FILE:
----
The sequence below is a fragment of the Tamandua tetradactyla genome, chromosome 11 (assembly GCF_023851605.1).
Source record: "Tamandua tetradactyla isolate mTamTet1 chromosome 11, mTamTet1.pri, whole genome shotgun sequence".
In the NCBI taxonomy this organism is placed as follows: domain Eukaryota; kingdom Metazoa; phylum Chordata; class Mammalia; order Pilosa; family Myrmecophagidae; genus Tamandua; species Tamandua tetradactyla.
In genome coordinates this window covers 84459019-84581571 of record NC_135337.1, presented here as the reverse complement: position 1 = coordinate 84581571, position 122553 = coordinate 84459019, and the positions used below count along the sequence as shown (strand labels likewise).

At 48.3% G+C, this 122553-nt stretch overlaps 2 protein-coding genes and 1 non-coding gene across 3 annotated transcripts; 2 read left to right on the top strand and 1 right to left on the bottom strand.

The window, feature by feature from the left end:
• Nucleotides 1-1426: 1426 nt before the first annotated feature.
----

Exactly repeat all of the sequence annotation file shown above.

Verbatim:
The sequence below is a fragment of the Tamandua tetradactyla genome, chromosome 11 (assembly GCF_023851605.1).
Source record: "Tamandua tetradactyla isolate mTamTet1 chromosome 11, mTamTet1.pri, whole genome shotgun sequence".
In the NCBI taxonomy this organism is placed as follows: domain Eukaryota; kingdom Metazoa; phylum Chordata; class Mammalia; order Pilosa; family Myrmecophagidae; genus Tamandua; species Tamandua tetradactyla.
In genome coordinates this window covers 84459019-84581571 of record NC_135337.1, presented here as the reverse complement: position 1 = coordinate 84581571, position 122553 = coordinate 84459019, and the positions used below count along the sequence as shown (strand labels likewise).

At 48.3% G+C, this 122553-nt stretch overlaps 2 protein-coding genes and 1 non-coding gene across 3 annotated transcripts; 2 read left to right on the top strand and 1 right to left on the bottom strand.

The window, feature by feature from the left end:
• Nucleotides 1-1426: 1426 nt before the first annotated feature.